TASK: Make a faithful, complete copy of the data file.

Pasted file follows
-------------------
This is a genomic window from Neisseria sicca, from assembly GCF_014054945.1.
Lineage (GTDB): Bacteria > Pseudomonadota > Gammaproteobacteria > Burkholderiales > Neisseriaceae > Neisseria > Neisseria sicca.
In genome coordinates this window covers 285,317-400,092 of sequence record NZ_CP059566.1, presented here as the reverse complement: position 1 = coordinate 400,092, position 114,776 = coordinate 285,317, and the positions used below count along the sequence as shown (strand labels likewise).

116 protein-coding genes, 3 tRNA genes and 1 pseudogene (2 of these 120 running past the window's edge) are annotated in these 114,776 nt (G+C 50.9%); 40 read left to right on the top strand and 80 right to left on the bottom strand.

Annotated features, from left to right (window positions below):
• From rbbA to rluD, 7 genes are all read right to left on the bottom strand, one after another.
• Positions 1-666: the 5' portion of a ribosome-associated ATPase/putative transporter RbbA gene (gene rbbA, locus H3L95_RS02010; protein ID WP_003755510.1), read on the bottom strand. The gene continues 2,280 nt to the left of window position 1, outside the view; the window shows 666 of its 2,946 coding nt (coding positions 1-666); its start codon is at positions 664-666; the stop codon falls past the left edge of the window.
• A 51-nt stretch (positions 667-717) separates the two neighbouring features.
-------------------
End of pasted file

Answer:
This is a genomic window from Neisseria sicca, from assembly GCF_014054945.1.
Lineage (GTDB): Bacteria > Pseudomonadota > Gammaproteobacteria > Burkholderiales > Neisseriaceae > Neisseria > Neisseria sicca.
In genome coordinates this window covers 285,317-400,092 of sequence record NZ_CP059566.1, presented here as the reverse complement: position 1 = coordinate 400,092, position 114,776 = coordinate 285,317, and the positions used below count along the sequence as shown (strand labels likewise).

116 protein-coding genes, 3 tRNA genes and 1 pseudogene (2 of these 120 running past the window's edge) are annotated in these 114,776 nt (G+C 50.9%); 40 read left to right on the top strand and 80 right to left on the bottom strand.

Annotated features, from left to right (window positions below):
• From rbbA to rluD, 7 genes are all read right to left on the bottom strand, one after another.
• Positions 1-666: the 5' portion of a ribosome-associated ATPase/putative transporter RbbA gene (gene rbbA, locus H3L95_RS02010; protein ID WP_003755510.1), read on the bottom strand. The gene continues 2,280 nt to the left of window position 1, outside the view; the window shows 666 of its 2,946 coding nt (coding positions 1-666); its start codon is at positions 664-666; the stop codon falls past the left edge of the window.
• A 51-nt stretch (positions 667-717) separates the two neighbouring features.